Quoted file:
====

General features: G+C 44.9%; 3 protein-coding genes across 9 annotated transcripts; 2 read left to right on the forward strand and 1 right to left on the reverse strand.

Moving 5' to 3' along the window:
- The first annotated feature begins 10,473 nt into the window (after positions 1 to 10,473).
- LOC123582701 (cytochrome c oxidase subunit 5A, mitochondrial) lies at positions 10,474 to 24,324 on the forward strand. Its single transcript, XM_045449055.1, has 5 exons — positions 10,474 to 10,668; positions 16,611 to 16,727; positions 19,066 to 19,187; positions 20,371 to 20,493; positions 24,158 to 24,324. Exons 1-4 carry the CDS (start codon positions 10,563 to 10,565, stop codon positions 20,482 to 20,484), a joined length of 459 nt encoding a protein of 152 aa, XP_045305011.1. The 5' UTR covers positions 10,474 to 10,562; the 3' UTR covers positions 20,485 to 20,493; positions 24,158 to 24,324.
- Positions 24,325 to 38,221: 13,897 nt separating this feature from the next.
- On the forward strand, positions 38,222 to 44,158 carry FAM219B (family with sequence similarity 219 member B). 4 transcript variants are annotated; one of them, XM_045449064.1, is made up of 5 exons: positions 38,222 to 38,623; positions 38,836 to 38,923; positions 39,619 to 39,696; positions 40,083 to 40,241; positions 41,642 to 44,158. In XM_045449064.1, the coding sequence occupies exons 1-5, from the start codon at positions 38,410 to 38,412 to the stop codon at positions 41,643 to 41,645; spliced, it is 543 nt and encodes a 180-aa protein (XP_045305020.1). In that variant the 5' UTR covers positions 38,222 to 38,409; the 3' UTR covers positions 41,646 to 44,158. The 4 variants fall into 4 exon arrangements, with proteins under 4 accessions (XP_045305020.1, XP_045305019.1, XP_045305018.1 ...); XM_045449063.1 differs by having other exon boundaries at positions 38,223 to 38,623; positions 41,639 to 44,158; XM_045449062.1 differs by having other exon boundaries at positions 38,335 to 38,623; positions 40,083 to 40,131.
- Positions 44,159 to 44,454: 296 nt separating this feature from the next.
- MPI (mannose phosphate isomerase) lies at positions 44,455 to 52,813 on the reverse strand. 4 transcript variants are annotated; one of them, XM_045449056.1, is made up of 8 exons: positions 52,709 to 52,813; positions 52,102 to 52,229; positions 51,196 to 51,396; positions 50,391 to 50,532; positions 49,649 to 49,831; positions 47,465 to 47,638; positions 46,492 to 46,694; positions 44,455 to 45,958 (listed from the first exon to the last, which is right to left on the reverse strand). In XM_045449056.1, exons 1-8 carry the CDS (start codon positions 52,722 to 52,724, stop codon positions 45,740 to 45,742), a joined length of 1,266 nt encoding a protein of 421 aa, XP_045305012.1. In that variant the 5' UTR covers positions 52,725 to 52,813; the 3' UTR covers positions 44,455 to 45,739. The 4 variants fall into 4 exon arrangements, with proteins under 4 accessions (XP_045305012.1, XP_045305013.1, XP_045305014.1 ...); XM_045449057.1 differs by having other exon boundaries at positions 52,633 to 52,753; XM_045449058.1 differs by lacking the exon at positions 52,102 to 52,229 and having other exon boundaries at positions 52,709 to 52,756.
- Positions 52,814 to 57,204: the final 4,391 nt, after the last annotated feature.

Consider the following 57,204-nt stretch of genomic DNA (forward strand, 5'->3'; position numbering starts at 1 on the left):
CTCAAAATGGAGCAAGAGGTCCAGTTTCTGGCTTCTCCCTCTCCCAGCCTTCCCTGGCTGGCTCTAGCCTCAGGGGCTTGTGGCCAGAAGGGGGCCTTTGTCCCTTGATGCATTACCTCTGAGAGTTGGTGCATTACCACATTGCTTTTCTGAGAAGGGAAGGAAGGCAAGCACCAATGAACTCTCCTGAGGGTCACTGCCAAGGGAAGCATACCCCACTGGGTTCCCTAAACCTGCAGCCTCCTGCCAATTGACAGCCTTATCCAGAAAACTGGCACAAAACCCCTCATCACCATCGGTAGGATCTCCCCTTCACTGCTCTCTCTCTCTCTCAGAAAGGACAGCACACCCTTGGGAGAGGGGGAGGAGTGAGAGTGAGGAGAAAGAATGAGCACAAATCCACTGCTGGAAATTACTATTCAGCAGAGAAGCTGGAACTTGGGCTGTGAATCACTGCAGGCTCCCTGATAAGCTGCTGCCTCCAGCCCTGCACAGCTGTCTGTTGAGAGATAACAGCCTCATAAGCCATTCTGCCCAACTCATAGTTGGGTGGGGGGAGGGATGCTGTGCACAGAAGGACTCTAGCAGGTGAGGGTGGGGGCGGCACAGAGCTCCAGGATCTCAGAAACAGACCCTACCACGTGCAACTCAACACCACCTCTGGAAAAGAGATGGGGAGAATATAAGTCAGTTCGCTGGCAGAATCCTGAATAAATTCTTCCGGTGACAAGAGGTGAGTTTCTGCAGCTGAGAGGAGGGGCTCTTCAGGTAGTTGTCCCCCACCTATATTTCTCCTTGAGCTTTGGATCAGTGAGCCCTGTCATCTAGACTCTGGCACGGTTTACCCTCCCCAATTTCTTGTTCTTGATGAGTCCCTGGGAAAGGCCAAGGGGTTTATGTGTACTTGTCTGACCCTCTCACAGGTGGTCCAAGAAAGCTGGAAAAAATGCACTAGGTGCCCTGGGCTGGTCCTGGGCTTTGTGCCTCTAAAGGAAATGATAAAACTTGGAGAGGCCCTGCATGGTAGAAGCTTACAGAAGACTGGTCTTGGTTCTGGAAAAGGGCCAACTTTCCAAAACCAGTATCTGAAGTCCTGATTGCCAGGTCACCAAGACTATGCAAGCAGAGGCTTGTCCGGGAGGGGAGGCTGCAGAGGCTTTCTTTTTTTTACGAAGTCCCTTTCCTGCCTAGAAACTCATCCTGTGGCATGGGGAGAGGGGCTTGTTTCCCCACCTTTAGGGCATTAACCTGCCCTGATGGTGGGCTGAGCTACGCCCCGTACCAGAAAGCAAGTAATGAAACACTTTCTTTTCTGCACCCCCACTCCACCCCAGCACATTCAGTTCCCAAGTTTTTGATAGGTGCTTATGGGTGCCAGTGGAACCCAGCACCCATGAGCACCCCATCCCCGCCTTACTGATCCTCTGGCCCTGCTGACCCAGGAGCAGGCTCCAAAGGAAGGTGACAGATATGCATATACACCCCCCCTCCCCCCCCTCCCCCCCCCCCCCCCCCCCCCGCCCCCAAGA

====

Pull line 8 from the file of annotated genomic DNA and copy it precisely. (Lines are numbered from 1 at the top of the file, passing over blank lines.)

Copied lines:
- MPI (mannose phosphate isomerase) lies at positions 44,455 to 52,813 on the reverse strand. 4 transcript variants are annotated; one of them, XM_045449056.1, is made up of 8 exons: positions 52,709 to 52,813; positions 52,102 to 52,229; positions 51,196 to 51,396; positions 50,391 to 50,532; positions 49,649 to 49,831; positions 47,465 to 47,638; positions 46,492 to 46,694; positions 44,455 to 45,958 (listed from the first exon to the last, which is right to left on the reverse strand). In XM_045449056.1, exons 1-8 carry the CDS (start codon positions 52,722 to 52,724, stop codon positions 45,740 to 45,742), a joined length of 1,266 nt encoding a protein of 421 aa, XP_045305012.1. In that variant the 5' UTR covers positions 52,725 to 52,813; the 3' UTR covers positions 44,455 to 45,739. The 4 variants fall into 4 exon arrangements, with proteins under 4 accessions (XP_045305012.1, XP_045305013.1, XP_045305014.1 ...); XM_045449057.1 differs by having other exon boundaries at positions 52,633 to 52,753; XM_045449058.1 differs by lacking the exon at positions 52,102 to 52,229 and having other exon boundaries at positions 52,709 to 52,756.